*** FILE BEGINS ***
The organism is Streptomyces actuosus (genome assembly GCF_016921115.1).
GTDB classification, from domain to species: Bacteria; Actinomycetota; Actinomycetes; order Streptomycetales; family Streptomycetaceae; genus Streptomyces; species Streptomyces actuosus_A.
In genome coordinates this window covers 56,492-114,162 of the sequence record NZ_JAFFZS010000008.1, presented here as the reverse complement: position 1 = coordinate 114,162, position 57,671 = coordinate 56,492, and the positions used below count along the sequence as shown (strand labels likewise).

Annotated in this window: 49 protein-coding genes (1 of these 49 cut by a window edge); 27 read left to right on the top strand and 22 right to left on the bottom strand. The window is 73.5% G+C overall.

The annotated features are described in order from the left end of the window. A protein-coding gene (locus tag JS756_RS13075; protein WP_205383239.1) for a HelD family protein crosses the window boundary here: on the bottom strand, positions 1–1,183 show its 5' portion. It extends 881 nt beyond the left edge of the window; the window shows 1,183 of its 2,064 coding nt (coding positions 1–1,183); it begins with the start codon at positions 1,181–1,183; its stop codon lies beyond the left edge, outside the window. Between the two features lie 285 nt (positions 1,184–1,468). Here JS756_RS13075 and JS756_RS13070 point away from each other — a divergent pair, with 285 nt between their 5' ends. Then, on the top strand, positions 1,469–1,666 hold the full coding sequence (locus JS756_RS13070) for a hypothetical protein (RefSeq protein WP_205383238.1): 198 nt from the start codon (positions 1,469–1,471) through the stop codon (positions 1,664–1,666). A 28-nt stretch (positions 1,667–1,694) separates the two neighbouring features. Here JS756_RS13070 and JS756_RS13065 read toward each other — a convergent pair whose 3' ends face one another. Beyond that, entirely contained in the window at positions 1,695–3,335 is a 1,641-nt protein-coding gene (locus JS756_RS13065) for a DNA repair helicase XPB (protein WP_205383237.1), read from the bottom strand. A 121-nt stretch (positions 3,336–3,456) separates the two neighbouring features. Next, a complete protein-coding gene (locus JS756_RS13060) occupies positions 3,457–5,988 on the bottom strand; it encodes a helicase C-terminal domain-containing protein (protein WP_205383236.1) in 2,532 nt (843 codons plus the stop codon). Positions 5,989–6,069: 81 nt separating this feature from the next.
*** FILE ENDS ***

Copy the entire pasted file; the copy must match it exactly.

The organism is Streptomyces actuosus (genome assembly GCF_016921115.1).
GTDB classification, from domain to species: Bacteria; Actinomycetota; Actinomycetes; order Streptomycetales; family Streptomycetaceae; genus Streptomyces; species Streptomyces actuosus_A.
In genome coordinates this window covers 56,492-114,162 of the sequence record NZ_JAFFZS010000008.1, presented here as the reverse complement: position 1 = coordinate 114,162, position 57,671 = coordinate 56,492, and the positions used below count along the sequence as shown (strand labels likewise).

Annotated in this window: 49 protein-coding genes (1 of these 49 cut by a window edge); 27 read left to right on the top strand and 22 right to left on the bottom strand. The window is 73.5% G+C overall.

The annotated features are described in order from the left end of the window. A protein-coding gene (locus tag JS756_RS13075; protein WP_205383239.1) for a HelD family protein crosses the window boundary here: on the bottom strand, positions 1–1,183 show its 5' portion. It extends 881 nt beyond the left edge of the window; the window shows 1,183 of its 2,064 coding nt (coding positions 1–1,183); it begins with the start codon at positions 1,181–1,183; its stop codon lies beyond the left edge, outside the window. Between the two features lie 285 nt (positions 1,184–1,468). Here JS756_RS13075 and JS756_RS13070 point away from each other — a divergent pair, with 285 nt between their 5' ends. Then, on the top strand, positions 1,469–1,666 hold the full coding sequence (locus JS756_RS13070) for a hypothetical protein (RefSeq protein WP_205383238.1): 198 nt from the start codon (positions 1,469–1,471) through the stop codon (positions 1,664–1,666). A 28-nt stretch (positions 1,667–1,694) separates the two neighbouring features. Here JS756_RS13070 and JS756_RS13065 read toward each other — a convergent pair whose 3' ends face one another. Beyond that, entirely contained in the window at positions 1,695–3,335 is a 1,641-nt protein-coding gene (locus JS756_RS13065) for a DNA repair helicase XPB (protein WP_205383237.1), read from the bottom strand. A 121-nt stretch (positions 3,336–3,456) separates the two neighbouring features. Next, a complete protein-coding gene (locus JS756_RS13060) occupies positions 3,457–5,988 on the bottom strand; it encodes a helicase C-terminal domain-containing protein (protein WP_205383236.1) in 2,532 nt (843 codons plus the stop codon). Positions 5,989–6,069: 81 nt separating this feature from the next.